This proposed new tax of 1% is different from the fee that mobile phone companies charge you for using their mobile money platform. It is a new tax that government is proposing to charge you for using your mobile money account. Currently, if you deposit Shs 1,000,000 on your mobile money account the mobile phone company does not charge you a fee to deposit. When you send the Shs 1,000,000 to another customer who is registered on the same network the mobile phone company charges you about Shs 1,500. If the other party withdraws the cash you have sent them from their mobile money account, the mobile phone company charges him or her a fee of Shs 12,500. The total fee charged by the mobile phone company is Shs 14,500. Out of this, government levies an excise duty tax of 10%. This is going up to 15% effective 1 July 2018. This means out of the total Shs 14,500 collected from you as mobile money charges the government takes 15% which is Shs 2,175 as excise duty.

This new tax of 1% on the transaction value will only apply to mobile money transactions. It will not apply to you if you were to use your bank account to carry out all the transactions I have referred to above. Likewise it does not apply if you were to use other alternative money transfer services such as Western Union or Moneygram. Most importantly, it will not apply to you if you decide to close your mobile money account with MTN or Airtel and open an M-Pesa mobile money account with Safaricom. This is because it will only apply to mobile money transactions carried out on mobile money platforms of the local Uganda mobile phone companies.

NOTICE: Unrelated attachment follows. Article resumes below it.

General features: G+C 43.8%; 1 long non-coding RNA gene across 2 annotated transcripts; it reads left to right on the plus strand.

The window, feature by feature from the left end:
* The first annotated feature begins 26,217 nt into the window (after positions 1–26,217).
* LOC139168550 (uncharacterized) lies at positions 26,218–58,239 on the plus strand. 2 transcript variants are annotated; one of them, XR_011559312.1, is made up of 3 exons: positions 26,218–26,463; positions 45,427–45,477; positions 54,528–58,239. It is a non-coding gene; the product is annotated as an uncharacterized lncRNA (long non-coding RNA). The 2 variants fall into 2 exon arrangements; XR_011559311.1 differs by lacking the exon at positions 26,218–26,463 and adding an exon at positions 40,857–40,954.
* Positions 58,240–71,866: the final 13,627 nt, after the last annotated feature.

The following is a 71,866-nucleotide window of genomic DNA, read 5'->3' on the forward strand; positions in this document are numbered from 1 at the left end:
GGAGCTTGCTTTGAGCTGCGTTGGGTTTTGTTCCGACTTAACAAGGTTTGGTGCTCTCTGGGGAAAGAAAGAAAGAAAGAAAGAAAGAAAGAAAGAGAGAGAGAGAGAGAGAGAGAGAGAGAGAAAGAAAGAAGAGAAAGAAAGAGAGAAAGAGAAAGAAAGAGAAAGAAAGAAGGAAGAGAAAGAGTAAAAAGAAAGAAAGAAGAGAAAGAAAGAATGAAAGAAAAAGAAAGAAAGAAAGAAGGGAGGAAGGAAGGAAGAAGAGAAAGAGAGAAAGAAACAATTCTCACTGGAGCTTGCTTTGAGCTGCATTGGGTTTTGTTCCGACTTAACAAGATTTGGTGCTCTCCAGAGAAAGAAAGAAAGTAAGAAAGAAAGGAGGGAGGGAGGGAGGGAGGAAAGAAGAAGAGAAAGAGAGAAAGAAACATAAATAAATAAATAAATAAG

On the face of it, this new tax appears to be discriminatory as it will only apply to mobile money transactions. It is also a form of double and in some cases triple taxation as the money being subjected to the 1% tax was already taxed at the time of being earned from your employer. The tax does not appear to be equitable as it is going to be levied every time you use your mobile money account to carry out a transaction.

One of the basic principles of taxation which a government is supposed to consider when designing or implementing a tax system is fairness and neutrality. According to this principle taxes should not favor any one group or sector over another and should not be designed to interfere with or influence individual decision making. The proposed new tax of 1% on the value of mobile money transactions appears to be penalizing Ugandans who opt to use mobile money services as opposed to the traditional commercial banking services. It also appears to be designed to influence or discourage  Ugandans from using mobile money banking services. This is because if you were to deposit, make a payment, withdraw or transfer money using your bank account, this 1% tax will not apply to you.